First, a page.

Debbie Lum is a native of Tampa, Florida and earned her baccalaureate degree in Mass Communications at the University of South Florida. She was an accredited member of the Public Relations Society of America, serving that organization as Sunshine District chairman and president of the Tampa chapter. Always a competitor, the enticing games of Greek week and fraternity derbies attracted her to her college sorority, Chi Omega. Following graduation she was an alumnae volunteer and worked over ten years to help build Greek housing at the university.
She enjoyed a 28-year career in marketing, working in banking, tourism and higher education.
She splits her time between Florida and Texas. She is married and has two sons, one in law school and the other a recent college graduate.
Q&A with Debbie Lum
As a child, what did you want to be when you grew up?
For me it was more of what did I NOT want to be, and that was a doctor, nurse or anything medical. I get dizzy even thinking of medical questions and even fainted at one of my kid’s doctor’s appointments. Interesting though, when I write medical scenes, it doesn’t bother me at all!
When did you first realize you wanted to be a writer? Or what first inspired you to write?
Writing was something I had only done for work, writing speeches or press releases, so I never imagined writing anything like a novel. It happened by accident as a way to get a story idea out of my head. After much research (and work), I’m now the author of five novels!
Where/When do you best like to write?
I’ve written three books in Virginia, and two in Texas, and those two in Texas were written in two different locations. So apparently it doesn’t matter to me where I write!
Do you have any interesting writing habits or superstitions?
After I get a story idea in my head, I begin a “scribble book.” My scribble books are simple spiral-bound notebooks where I capture all of my ideas. The scribble books are so handy when you need to go back to check on something you researched or want to change a character’s name and need to remember the first names that had come to mind.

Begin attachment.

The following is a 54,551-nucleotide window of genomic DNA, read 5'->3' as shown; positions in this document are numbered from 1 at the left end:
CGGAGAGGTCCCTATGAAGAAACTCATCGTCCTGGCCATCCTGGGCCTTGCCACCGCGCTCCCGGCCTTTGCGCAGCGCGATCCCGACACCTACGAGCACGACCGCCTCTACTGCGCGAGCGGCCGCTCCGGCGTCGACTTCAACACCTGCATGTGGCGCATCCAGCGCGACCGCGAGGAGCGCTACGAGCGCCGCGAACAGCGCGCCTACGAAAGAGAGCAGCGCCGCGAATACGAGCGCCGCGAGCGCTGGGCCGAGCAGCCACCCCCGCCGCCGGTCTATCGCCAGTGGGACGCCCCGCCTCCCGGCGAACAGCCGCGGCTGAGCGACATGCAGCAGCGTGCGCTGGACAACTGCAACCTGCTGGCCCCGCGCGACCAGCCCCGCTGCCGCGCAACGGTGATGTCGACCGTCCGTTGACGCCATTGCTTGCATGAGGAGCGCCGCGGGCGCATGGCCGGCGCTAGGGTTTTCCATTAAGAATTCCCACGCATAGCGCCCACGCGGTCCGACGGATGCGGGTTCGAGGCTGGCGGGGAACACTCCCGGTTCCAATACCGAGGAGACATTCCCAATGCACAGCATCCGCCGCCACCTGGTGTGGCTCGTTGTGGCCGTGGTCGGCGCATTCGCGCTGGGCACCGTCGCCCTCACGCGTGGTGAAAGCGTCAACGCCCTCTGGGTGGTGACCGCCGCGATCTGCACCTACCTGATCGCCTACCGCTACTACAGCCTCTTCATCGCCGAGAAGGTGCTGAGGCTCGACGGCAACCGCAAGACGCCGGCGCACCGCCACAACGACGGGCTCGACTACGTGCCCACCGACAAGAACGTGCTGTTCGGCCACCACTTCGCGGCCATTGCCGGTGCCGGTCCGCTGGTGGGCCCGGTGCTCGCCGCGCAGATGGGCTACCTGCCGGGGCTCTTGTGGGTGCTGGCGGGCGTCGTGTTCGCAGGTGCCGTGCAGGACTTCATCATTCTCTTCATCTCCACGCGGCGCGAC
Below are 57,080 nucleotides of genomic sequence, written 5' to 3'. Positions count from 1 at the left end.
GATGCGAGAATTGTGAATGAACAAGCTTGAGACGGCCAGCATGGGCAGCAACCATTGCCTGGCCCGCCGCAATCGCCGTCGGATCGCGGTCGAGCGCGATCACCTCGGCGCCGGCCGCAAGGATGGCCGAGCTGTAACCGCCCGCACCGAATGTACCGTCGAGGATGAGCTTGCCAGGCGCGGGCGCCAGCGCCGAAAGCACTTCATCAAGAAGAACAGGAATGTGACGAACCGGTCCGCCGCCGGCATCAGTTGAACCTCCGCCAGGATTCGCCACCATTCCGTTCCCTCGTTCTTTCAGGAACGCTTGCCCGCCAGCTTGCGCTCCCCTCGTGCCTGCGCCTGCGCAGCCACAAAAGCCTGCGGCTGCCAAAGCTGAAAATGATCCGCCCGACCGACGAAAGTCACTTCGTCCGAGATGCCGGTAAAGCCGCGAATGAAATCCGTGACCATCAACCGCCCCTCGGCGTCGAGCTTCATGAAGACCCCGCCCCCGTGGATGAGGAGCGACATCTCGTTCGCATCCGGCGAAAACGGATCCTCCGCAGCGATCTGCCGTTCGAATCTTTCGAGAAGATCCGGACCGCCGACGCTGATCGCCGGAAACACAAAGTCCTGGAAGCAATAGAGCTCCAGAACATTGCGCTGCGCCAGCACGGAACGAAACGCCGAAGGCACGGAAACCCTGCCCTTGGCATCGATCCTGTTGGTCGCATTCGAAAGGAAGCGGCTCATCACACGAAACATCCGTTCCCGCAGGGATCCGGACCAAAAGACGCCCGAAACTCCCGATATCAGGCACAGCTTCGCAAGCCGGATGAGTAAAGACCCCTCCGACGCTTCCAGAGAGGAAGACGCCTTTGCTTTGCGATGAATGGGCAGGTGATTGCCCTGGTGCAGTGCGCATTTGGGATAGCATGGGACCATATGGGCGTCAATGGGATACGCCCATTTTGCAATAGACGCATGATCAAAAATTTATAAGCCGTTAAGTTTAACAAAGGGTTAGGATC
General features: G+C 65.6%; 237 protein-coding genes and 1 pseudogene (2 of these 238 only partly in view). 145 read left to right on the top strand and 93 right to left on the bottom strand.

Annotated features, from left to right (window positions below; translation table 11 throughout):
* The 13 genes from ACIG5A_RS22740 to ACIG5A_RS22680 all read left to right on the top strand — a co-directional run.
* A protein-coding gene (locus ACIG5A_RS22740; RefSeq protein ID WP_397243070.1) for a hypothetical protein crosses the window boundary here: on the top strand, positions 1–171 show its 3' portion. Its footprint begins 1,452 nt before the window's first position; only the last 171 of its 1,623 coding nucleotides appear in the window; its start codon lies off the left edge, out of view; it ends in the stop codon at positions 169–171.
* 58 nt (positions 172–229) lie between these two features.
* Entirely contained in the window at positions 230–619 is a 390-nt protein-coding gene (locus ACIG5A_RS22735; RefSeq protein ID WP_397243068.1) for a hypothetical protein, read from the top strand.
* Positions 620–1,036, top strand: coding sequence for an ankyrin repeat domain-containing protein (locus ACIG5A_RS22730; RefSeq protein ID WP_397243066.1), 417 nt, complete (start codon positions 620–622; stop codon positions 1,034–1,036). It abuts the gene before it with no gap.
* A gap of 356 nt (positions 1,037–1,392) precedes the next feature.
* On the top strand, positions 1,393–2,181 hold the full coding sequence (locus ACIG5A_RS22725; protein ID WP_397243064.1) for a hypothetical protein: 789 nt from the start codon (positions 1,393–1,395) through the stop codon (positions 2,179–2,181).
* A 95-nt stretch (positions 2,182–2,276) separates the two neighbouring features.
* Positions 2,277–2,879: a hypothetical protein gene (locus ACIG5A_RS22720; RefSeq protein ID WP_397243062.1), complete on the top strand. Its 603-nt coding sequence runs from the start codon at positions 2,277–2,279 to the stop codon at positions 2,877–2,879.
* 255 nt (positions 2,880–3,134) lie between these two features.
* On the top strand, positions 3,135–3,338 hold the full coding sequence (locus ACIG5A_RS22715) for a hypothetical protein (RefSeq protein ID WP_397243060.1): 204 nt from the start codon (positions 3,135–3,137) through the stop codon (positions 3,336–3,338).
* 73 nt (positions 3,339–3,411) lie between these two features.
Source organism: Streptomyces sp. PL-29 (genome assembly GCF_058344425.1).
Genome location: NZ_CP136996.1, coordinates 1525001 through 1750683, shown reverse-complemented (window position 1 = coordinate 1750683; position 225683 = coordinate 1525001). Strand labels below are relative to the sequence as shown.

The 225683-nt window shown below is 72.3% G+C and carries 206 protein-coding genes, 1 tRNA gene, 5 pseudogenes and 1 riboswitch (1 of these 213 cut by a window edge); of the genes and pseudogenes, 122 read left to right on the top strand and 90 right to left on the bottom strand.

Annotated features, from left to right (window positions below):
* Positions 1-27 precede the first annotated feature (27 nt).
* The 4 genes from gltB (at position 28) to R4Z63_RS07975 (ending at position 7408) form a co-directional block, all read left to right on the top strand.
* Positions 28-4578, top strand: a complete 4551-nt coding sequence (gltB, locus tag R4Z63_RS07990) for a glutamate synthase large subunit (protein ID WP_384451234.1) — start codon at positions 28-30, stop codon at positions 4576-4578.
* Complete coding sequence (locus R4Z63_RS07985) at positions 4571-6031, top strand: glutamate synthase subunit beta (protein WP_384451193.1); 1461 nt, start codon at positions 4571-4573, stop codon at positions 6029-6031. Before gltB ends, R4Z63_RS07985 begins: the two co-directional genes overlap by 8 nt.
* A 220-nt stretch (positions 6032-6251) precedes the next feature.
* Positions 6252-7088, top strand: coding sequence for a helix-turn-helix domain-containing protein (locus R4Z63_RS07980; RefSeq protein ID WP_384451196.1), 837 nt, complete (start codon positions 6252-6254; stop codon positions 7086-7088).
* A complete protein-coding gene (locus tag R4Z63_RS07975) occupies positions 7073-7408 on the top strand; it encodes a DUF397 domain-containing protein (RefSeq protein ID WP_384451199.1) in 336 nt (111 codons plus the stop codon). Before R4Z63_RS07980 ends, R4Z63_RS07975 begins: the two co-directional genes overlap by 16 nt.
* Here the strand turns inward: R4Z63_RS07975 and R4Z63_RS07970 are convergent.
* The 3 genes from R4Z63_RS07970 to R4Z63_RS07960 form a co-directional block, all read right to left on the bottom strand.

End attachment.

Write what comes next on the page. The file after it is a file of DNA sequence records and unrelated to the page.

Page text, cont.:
When you are struggling to write/have writer’s block, what are some ways that help you find your creative muse again?
Flying on an airplane! That is where I do most of my story conceptualizing.
What do you think makes a good story?
Characters that make you wish you were them (and characters that make you thankful you are NOT them too!)
What inspired your story?
I wanted to write a story about two best friends at a turning point in their lives and the decisions they make.
How does a new story idea come to you? Is it an event that sparks the plot or a character speaking to you?
Story ideas come to me when I am flying, or when I’m on the treadmill listening to music. I let my mind wander and there is a sweet-spot in daydreams where stories are born.
Is there a message/theme in your novel that you want readers to grasp?
Believe in your friends, even when others around you are wanting you to question your friendship. Make your own decisions.
What was one of the most surprising things you learned in creating your books?
How fun the research part would be! You begin by researching “X” but during that research you uncover “Y and Z”
What do you like to do when you are not writing?
Talk to my kids! I have been fortunate to have raised two young men who are big communicators. They love to tell me about their days (in law school and college) and I love to listen.
What person(s) has/have helped you the most in your career?
When I first began writing, I had kept it a secret. But one friend, Jill, pulled it out of me. She’s one of those friends who probes a little deeper, and then follows up with support and questions. She’s turned into my number one beta reader and is the first one I’ll tell when I am writing a new novel. She also sees the first draft. I appreciate her enthusiasm…it helps me through the not-so-enthusiastic times!
What’s the best writing advice you have ever received?
Put your best foot forward. That was good advice from another friend and beta reader, Keri.
Learn more about Debbie and her work by visiting https://www.debbielum.com/
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